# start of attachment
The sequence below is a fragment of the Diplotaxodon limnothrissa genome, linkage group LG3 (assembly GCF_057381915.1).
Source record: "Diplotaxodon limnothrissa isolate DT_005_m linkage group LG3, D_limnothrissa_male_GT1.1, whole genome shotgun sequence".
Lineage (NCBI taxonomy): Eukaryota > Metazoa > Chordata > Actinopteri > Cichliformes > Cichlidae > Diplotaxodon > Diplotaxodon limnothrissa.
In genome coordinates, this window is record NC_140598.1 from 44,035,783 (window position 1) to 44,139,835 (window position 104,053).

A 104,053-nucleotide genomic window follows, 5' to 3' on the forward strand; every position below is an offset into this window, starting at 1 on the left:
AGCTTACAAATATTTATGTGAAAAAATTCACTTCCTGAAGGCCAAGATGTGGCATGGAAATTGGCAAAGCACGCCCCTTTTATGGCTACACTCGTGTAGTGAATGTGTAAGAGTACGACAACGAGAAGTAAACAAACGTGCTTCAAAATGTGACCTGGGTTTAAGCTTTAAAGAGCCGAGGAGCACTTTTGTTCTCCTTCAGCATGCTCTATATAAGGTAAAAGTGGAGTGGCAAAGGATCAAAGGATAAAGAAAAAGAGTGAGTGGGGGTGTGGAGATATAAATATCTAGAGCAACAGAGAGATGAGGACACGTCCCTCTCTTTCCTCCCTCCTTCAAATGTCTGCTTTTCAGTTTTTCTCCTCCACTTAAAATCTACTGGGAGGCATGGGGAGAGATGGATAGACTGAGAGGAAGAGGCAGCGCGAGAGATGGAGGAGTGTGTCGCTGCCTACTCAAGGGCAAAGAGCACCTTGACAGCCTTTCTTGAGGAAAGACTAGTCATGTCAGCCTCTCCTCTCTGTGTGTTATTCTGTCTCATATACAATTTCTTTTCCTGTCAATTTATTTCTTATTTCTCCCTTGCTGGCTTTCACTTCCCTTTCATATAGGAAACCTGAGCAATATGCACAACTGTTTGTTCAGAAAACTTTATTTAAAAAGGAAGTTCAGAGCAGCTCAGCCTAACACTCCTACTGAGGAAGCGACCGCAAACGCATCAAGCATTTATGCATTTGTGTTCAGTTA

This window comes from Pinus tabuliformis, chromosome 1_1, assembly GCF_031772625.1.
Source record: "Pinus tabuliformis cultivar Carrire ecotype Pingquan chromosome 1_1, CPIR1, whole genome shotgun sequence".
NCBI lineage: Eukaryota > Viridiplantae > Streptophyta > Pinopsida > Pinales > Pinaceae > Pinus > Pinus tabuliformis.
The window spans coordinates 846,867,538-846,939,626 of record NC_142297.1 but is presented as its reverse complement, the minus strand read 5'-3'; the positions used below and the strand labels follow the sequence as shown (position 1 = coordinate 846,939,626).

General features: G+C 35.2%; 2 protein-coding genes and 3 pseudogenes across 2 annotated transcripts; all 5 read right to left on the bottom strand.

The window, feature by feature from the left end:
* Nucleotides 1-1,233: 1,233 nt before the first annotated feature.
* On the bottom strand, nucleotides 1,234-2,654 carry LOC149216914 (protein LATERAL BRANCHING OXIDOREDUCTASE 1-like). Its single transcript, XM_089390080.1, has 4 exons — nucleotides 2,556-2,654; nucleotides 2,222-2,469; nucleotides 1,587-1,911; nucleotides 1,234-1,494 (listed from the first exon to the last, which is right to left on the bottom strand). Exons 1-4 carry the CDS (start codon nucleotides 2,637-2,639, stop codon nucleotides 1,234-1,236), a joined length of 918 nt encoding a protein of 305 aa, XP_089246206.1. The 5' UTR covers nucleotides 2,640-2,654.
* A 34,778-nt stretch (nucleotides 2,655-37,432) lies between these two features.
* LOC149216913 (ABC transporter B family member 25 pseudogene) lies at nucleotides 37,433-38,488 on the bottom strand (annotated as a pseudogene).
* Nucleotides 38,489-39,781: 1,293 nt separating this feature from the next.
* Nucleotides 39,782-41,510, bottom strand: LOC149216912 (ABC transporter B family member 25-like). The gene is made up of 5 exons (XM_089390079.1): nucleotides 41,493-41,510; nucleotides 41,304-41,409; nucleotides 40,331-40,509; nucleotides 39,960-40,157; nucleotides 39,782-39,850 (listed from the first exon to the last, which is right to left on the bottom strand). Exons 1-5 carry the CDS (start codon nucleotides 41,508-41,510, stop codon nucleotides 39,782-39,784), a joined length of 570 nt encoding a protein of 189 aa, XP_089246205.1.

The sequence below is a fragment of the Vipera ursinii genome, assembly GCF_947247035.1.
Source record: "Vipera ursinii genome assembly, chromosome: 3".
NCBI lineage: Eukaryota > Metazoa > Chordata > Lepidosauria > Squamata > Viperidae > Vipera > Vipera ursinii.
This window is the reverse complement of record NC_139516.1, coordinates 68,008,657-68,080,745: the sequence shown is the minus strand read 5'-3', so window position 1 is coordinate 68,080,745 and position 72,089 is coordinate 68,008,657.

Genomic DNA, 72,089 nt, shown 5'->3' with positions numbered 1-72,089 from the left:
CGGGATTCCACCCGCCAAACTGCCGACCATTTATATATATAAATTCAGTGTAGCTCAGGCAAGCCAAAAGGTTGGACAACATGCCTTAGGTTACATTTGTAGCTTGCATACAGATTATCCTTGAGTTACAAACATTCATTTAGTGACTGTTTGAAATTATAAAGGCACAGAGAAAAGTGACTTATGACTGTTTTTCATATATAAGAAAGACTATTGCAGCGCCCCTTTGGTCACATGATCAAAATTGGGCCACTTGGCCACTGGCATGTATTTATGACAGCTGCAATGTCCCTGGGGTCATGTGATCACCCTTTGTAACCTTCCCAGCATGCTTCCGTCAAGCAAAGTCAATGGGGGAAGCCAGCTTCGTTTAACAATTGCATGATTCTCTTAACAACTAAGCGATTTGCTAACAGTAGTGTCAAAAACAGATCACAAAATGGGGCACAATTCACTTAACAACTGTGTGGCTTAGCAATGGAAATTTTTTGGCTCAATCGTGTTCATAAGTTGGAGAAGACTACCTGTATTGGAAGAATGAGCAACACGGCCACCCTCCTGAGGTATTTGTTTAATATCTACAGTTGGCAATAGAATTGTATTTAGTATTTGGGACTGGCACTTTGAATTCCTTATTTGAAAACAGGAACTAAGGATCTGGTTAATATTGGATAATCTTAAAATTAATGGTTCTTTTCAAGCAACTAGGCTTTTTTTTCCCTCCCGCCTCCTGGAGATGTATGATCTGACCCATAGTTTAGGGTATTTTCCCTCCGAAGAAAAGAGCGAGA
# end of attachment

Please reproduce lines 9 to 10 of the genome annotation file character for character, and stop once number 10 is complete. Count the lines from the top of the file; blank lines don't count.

NCBI lineage: Eukaryota > Viridiplantae > Streptophyta > Pinopsida > Pinales > Pinaceae > Pinus > Pinus tabuliformis.
The window spans coordinates 846,867,538-846,939,626 of record NC_142297.1 but is presented as its reverse complement, the minus strand read 5'-3'; the positions used below and the strand labels follow the sequence as shown (position 1 = coordinate 846,939,626).